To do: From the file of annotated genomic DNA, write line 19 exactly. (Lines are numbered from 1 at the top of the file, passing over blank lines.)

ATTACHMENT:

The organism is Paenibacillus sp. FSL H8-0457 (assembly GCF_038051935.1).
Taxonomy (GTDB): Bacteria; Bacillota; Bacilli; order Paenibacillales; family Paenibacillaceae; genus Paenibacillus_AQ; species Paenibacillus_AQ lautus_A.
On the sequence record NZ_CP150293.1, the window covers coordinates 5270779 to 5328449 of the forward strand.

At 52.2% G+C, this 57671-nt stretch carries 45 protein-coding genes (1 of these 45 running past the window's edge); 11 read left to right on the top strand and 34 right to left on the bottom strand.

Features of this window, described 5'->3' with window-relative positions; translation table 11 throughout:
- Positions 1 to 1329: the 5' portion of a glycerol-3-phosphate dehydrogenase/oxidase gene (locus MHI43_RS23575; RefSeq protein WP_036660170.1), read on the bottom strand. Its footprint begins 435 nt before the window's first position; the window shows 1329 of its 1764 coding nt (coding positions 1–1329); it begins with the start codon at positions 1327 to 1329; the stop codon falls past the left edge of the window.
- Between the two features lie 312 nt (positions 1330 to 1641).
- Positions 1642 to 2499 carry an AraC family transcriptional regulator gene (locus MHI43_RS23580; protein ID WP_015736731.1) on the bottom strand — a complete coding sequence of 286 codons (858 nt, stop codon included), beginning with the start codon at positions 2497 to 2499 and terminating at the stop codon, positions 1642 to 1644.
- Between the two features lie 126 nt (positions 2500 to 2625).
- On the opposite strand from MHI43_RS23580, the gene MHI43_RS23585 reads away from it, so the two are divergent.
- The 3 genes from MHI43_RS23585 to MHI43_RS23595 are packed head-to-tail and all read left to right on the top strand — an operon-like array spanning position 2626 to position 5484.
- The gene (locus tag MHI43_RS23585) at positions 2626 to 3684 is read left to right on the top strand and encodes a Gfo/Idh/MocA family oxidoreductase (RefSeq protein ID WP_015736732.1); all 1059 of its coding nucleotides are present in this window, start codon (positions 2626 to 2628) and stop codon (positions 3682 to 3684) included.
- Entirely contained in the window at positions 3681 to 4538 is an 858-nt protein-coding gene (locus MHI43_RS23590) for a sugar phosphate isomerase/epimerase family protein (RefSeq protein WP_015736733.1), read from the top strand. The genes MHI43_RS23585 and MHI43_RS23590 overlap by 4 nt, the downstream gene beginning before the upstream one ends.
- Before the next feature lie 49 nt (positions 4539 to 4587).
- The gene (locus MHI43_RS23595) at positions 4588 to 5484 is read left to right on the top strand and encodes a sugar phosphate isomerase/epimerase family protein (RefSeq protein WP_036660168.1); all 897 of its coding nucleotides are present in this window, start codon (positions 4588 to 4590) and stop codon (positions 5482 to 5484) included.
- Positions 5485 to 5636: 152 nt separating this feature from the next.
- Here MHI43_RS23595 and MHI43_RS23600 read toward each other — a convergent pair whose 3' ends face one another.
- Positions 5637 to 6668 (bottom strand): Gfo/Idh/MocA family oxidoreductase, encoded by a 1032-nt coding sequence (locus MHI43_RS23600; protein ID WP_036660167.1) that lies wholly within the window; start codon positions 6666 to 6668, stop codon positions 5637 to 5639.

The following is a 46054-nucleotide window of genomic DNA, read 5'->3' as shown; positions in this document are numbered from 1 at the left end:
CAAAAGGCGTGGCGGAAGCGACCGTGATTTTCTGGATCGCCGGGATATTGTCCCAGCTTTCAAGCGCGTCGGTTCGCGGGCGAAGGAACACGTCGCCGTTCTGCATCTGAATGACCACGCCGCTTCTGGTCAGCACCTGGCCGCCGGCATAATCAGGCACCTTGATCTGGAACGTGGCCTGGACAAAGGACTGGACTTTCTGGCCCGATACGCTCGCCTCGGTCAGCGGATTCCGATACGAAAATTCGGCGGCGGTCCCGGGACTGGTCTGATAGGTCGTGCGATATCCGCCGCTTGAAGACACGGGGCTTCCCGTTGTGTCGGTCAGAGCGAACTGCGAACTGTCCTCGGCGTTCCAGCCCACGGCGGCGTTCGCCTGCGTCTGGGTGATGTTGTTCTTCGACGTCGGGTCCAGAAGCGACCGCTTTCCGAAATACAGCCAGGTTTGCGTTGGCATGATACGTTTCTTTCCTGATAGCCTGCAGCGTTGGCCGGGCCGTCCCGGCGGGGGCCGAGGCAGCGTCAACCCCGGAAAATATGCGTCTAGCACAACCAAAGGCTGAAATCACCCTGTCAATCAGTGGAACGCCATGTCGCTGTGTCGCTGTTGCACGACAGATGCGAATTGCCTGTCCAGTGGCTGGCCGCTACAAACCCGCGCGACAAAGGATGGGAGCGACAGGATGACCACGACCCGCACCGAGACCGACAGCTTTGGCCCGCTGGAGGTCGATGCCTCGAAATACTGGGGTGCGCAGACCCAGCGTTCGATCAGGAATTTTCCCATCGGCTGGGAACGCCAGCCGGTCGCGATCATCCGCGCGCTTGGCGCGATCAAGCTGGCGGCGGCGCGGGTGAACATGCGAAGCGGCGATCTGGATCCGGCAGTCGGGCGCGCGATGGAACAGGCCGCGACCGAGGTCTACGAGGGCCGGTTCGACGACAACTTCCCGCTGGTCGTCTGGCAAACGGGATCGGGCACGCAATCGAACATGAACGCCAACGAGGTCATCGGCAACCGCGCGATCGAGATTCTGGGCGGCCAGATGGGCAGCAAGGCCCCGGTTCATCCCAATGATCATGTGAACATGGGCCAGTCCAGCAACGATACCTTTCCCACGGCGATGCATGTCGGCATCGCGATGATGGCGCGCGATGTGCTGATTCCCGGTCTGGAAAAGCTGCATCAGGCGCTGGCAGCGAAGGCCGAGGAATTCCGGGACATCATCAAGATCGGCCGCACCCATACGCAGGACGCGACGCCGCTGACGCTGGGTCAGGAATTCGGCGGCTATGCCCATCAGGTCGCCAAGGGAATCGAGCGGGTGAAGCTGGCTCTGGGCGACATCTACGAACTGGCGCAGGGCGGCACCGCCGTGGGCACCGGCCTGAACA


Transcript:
The following is a 46054-nucleotide window of genomic DNA, read 5'->3' as shown; positions in this document are numbered from 1 at the left end: